Estudamos o interior das estrelas observando variações do seu brilho. Da mesma forma que estudamos o interior da Terra. Todo mundo já viu desenhos mostrando informações detalhadas do interior da Terra. Todo mundo acredita nesses desenhos. E todo mundo sabe (?) que não temos nenhuma informação direta de lugares mais profundos que 6km (minas mais profundas do mundo).
De onde sabemos tais coisas?
Vamos começar do começo.
Escute os sons:
O que essas sons têm em comum? Os dois são a nota DÓ. Mas eles são bem diferentes. E ninguém precisa ser músico e nem físico para dizer que o primeiro é um piano e o segundo um violão.
A figura abaixo mostra a onda sonora produzida pelo piano:
E esta figura mostra a onda sonora produzida pelo violão:
Como estas figuras foram feitas? - Aqui explicamos como gravar sons com o computador, converter um arquivo de áudio em um arquivo de dados e visualiza-los num gráfico.
But if both sounds have the same pitch (the same frequency), how come they have a different timbre, in a way that we can tell a piano from a guitar?
The pictures above show the sound data plotted for a small range of the domain (time). If we take a look at plots for the whole length of the record, a difference becomes evident...
A C on the piano:
The same C on the guitar:
What we see on the pictures is that the envelopes of the sound waves are different. That's why both sounds sound pretty different while still having the same pitch (a frequency of roughly 261 Hz).
We also know that this, like any sound, is not composed of only one pitch, but by a fundamental frequency (C4 = 261 Hz) and its harmonics, found at N times the fundamental frequency. Mathematically, we expect to find the first harmonic to be at ~ 2x(261 Hz) = 522 Hz, the third harmonic at ~ 3x(261 Hz) = 783 Hz and so on.
It might be much better for us to analyze our data and the relationships between these different frequencies if we could look at at a plot of FREQUENCY vs amplitude (instead of TIME vs amplitude). This means we need to go from the time domain to the frequency domain.
Luckily, there's a mathematical method to do just that. We can apply a Fourier Transform (FT) to our data, which decomposes a continuous function or a discrete data set (such as ours) into the frequencies that make it up.
For a practical reason (reducing the processing time) we took a sample from each audio file (one from the piano, one from the guitar), some one or two seconds after the corresponding string started to vibrate and applied a discrete Fourier Transform (DFT), with a program written in C, to each of them. We then plotted both "frequency spectra" superposed.
And voilà, we have the confirmation that the same note, or "chord", consisting of roughly the same pitches was played on both instruments:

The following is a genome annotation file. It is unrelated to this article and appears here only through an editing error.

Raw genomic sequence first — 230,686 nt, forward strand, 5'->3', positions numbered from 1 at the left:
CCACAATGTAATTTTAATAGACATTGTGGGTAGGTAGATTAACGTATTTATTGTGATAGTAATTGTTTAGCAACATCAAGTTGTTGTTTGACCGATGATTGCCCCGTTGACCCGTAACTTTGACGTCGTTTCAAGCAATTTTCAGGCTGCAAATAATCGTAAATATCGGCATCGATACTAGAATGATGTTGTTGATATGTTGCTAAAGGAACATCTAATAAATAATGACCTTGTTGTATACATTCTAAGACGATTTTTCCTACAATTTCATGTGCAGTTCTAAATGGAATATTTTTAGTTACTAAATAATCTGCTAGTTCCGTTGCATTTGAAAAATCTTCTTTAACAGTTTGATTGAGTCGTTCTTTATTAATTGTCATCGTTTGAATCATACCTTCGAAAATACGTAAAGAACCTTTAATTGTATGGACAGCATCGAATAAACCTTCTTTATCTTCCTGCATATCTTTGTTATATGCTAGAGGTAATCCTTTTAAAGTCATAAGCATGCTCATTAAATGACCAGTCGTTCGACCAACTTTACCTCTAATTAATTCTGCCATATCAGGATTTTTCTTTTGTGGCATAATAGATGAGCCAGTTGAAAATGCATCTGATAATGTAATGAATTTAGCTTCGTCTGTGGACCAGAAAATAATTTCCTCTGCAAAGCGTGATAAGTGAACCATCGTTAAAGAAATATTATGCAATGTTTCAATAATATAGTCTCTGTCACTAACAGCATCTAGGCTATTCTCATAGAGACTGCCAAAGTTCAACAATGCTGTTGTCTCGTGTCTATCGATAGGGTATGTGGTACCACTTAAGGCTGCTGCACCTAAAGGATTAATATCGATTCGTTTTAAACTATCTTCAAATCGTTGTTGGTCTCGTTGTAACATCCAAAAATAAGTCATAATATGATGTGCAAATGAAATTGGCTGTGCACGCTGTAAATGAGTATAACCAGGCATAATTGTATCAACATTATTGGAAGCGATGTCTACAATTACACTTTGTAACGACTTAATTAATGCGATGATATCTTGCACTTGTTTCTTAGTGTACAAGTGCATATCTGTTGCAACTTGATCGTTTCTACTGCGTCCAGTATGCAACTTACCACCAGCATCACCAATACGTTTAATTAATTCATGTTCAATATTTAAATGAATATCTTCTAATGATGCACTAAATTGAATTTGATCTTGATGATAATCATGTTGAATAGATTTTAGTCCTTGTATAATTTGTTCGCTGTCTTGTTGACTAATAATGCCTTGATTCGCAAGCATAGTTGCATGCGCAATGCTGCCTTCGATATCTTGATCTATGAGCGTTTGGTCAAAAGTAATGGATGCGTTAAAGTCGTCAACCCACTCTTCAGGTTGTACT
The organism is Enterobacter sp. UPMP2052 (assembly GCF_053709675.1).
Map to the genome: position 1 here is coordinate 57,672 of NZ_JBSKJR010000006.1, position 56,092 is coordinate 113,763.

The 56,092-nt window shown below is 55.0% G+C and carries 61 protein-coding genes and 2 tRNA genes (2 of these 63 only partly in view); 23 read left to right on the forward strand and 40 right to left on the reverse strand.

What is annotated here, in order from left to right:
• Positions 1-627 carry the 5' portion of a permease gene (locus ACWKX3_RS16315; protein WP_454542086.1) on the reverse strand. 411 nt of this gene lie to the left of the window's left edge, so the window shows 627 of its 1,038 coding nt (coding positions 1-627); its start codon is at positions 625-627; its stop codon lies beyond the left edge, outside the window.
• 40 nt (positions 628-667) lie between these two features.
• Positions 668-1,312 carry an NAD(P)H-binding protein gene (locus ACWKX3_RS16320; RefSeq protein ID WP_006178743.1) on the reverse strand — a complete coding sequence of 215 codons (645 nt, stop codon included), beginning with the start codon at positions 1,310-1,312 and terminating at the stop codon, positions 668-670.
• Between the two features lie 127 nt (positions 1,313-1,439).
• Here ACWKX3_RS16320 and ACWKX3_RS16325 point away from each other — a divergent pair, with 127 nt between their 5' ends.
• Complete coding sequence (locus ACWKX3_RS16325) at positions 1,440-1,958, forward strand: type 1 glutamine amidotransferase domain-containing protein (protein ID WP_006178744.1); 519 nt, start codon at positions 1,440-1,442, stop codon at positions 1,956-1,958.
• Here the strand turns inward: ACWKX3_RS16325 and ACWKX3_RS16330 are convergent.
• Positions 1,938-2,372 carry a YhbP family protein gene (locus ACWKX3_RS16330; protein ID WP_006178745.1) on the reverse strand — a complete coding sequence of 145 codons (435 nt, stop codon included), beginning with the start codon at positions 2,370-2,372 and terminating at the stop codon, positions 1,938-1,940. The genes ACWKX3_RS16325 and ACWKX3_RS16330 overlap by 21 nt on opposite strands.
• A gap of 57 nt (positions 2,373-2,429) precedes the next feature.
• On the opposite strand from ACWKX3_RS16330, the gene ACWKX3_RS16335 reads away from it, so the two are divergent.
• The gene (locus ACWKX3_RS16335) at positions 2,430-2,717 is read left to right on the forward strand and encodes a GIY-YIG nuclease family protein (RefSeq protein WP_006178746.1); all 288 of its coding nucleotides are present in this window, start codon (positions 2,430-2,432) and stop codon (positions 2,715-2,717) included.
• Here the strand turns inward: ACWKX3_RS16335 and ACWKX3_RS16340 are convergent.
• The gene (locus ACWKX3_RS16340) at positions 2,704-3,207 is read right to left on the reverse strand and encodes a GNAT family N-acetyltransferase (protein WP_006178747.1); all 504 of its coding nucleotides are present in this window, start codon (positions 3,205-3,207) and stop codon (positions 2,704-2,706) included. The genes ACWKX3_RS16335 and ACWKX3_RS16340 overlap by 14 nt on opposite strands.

We can clearly see the peaks corresponding to the fundamental frequency and the fist two harmonics.
Note: if the frequencies of the peaks we see on the FT plot are not exactly the ones expected for a C4 note (261 Hz, 522 Hz, 738 Hz...) this means our instruments were just slightly out of tune. The Fourier Transform is the best of way of checking the tuning of an instrument. What electronic tools used to tune string instruments do is in fact a "live" FT that tells the fundamental frequency produced by the string.
In the frequencies spectrum, we can tell one instrument from another in a more analytical way: by the relation between the amplitudes of the peaks corresponding to the fundamental frequency and each harmonic. We can see in the picture above that this relation is different for the piano and for the guitar. In fact, each instrument, while still having peaks at the same frequencies, would show its own different pattern.
At this point you might be asking yourself: what on earth does all this have to do with stars and their internal structure?
When we look at a pulsating star with a telescope for some nights and plot its flux against the time we observed it (when we measure the amount of radiation emitted by a star we say we're performing a photometry) we might get a result just like the following:
This is a light curve for a pulsating white dwarf. Now, it kind of looks kind of like our sound waves, doesn't it? It's only plotted over a larger time-range.
We see the periodical nature of the star's pulsation. A vibrating string has a fundamental frequency and the corresponding harmonics; when we record its sound and plot the data we see no more than two of them. In pulsating white dwarf's light-curves there are more pulsation modes present than harmonics we see at the wave produced by a string. In the same way a frequency spectrum obtained through a Fourier Transform will help us better understand the timbre of different instruments (a result of their different constructions), we can also run a FT on the star's photometry and be able to get information about its internal structure.
The frequency spectrum for a pulsating white dwarf looks like this:
On the plot above we can see at least five distinctive pulsation modes. It is through the study of these pulsation modes that we're able to determine some basic properties of the observed stars, such as their mass, density, rotation speed, density and internal composition.